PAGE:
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Here’s what they are saying, Meadowbrook-Strathcona District #8 candidates respond to the business community

The Chamber membership asked three questions of our candidates, details below.

Meadowbrook-Strathcona District #8 Candidates

Jeff McLaren                   Michael Murphy                         Jacob Wynperle


Question 1: What do you see as the top issue or issues affecting local businesses, and how would you use your vote on the council to address these issues?

Jeff McLaren - Inflation and tight labour market are the two biggest threats to business right now. Council can help cushion inflation by reducing the cost of business such as by committing to the lowest property tax increase and the freezing or reducing of licensing fees.


Michael Murphy - Our local business community is an important constituency in Kingston, driving economic development and creating new jobs for new and lifelong Kingstonians. As I have talked with members of the business community in my door-to-door canvassing, I have heard concerns about the value and competitiveness of municipal services provided to businesses relative to the level of property tax paid. I have also heard about how costly delays in City approval processes can be for start-ups and businesses looking to scale. Third, I have heard concerns about finding the right employees at the right time for the right job, and retaining talent within our City (especially when people with in-demand skills choose to move to more affordable housing markets). Because I believe in the importance of consultation to make informed decisions, when economic development issues are set to come before council, I would reach out to individuals in relevant sectors to ensure that I can more fully understand the implications of potential policy changes on the community. I see growth (both in residential and commercial space development) as an important task for the City in the coming years, and the expanded tax base created by such development would more sustainably fund services and service expansions without burdensome increases to property taxes.


Jacob Wynperle - The biggest issues facing local business is the cost-of-living crisis which is increasingly depressing real wages. Not only is this crisis hurting small business owners, but employees as well, who are facing less and less job security in this dangerous time. If elected to council, I will use each and every vote I can to advocate for the alleviation of these oppressive conditions that workers and small business owners are facing. Mainly, I will be seeking to use my votes in favour of the development of publicly developed social rent-geared-to-income housing, so that people in Kingston no longer have to fear if they can pay their rent, or if their house is safe and clean.By providing adequate and affordable housing—as a start—workers and small business owners will be able to retain more wages, allowing them a more secure life and thus, a stable and more fair economy.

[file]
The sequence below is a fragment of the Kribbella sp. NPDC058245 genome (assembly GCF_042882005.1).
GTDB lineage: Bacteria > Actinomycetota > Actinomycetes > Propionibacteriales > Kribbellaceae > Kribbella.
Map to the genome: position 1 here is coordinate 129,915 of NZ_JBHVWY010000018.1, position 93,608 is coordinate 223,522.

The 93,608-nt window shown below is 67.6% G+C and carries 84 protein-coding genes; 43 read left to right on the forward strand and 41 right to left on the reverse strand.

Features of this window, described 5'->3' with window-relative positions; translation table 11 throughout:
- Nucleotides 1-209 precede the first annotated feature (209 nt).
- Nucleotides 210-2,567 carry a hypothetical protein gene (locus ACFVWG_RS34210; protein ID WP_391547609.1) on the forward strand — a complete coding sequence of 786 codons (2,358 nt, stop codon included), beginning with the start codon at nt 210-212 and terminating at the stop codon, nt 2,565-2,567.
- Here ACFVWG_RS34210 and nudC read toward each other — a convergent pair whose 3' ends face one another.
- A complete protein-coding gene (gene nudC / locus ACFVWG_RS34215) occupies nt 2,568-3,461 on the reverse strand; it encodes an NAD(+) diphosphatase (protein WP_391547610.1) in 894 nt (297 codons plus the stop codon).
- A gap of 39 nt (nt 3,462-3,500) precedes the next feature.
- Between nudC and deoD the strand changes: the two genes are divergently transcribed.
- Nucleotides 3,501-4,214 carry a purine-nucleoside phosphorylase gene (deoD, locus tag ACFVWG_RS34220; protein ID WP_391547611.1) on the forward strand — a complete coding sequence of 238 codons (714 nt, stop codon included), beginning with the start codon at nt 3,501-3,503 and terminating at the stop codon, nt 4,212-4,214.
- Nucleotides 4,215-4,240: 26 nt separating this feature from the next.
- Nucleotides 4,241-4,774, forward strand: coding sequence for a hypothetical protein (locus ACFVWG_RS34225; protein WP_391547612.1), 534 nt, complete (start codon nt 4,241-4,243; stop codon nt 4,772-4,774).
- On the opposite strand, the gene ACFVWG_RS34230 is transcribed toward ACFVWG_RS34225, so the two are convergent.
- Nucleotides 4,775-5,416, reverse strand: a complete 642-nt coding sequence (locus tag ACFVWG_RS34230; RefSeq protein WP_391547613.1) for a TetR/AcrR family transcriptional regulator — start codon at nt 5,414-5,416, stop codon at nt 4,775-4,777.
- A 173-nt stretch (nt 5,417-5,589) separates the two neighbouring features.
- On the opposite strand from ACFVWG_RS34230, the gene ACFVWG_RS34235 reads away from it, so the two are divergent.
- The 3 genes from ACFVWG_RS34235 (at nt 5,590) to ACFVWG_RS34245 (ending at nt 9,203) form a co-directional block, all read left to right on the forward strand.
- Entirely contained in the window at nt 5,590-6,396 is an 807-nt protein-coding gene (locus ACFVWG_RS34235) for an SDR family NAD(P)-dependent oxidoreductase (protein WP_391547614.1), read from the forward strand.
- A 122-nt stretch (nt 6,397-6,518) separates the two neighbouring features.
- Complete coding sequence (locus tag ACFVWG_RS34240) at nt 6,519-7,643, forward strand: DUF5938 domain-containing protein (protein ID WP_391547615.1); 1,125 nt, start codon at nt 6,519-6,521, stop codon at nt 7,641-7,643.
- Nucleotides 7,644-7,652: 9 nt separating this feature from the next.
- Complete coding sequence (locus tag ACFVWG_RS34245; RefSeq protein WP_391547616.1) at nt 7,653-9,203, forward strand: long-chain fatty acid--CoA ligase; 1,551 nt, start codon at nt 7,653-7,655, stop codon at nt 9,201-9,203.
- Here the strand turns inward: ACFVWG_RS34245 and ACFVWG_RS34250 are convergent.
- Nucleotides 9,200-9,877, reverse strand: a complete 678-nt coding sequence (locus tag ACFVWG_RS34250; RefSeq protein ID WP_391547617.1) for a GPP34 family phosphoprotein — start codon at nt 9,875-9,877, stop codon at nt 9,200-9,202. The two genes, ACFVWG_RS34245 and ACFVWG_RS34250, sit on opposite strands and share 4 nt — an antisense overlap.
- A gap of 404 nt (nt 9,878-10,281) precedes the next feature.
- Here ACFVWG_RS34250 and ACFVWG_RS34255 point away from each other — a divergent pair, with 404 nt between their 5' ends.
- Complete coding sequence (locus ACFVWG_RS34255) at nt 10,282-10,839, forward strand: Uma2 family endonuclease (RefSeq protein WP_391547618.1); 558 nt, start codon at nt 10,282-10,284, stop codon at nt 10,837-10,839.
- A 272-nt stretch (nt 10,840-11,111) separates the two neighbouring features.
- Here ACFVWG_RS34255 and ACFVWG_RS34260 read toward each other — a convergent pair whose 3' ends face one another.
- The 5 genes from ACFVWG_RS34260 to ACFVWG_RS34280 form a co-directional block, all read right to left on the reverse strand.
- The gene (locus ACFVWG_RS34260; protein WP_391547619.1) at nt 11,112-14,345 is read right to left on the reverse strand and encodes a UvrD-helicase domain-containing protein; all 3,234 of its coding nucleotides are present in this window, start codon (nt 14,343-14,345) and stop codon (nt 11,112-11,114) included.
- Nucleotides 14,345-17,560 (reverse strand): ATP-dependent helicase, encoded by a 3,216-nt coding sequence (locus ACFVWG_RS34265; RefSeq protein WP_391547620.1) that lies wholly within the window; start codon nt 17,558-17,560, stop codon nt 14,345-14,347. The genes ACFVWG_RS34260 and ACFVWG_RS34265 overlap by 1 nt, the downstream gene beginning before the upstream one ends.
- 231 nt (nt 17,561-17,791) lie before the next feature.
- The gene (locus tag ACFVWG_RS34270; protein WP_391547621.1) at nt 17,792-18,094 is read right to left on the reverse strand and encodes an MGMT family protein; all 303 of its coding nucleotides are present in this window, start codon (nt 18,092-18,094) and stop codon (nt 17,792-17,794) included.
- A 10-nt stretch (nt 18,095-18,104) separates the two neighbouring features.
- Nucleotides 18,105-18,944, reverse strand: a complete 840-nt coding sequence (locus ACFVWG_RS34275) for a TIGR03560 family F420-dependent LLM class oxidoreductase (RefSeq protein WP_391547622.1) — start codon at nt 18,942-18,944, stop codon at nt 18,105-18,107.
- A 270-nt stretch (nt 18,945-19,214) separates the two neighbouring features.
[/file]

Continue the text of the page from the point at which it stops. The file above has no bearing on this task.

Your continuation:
Question 2: Do you believe Kingston needs to do more to support, attract, and retain business and jobs in the coming council term? What would you like to see achieved in this file in the coming four years?

Jeff McLaren - There is only so much aggregate disposable income to be spent on local business. We can increase this by 1) population growth, 2) the affordable housing that is needed to house the new population with enough surplus income to spend locally and 3) support for buy-local initiatives.


Michael Murphy - As we have seen with the recent recognition of Kingston as a smart site for investment, there is still a lot of untapped potential in our community. To attract growing, global, and innovative businesses, Kingston can do more in terms of digital outreach to inform potential future businesses of the possibilities in Kingston, while also being proactive in assessing how needs can be met. Continuing to leverage the human resources of Kingston’s highly-skilled workforce, including graduates of our world-class higher education institutions, will help to find the right person for the right job. As noted in the prior question, I think that it is important for Council to recognize how its housing strategy has an important influence on the economic development goals. Housing availability and affordability should not be a barrier to employment and economic development in our community, and by considering the remaining recommendations of the Mayor’s Task Force on Housing, we can expand housing options (with the expanded tax base from the market side supporting municipal services in a sustainable way, from business services to social and supportive housing).


Jacob Wynperle - The main focus of the municipal government of Kingston should not be in just the quantity of jobs, but more specifically the quantity of safe, sustainable, and secure jobs that exist in Kingston. In the past several years in Kingston, Ontario, and Canada more broadly, we have seen a sharp reduction in unionized jobs, jobs that pay a livable wage, jobs with adequate benefits, and jobs that treat their employees with any measure of dignity or with any recognition of work-life balance. With that being said, we must focus on low barrier, public-sector, unionized jobs. Through my platform’s goal of vastly expanding public services— including the creation and expansion of social housing, food programs, cleaning services for bugs and assisted housing clients, expanding the property standards department, and opening public daycare centres under the $10/day provincial program—not only will safe and stable jobs be created, but they will also service other working people unlike the current service/gig economy which disproportionally serves the rich.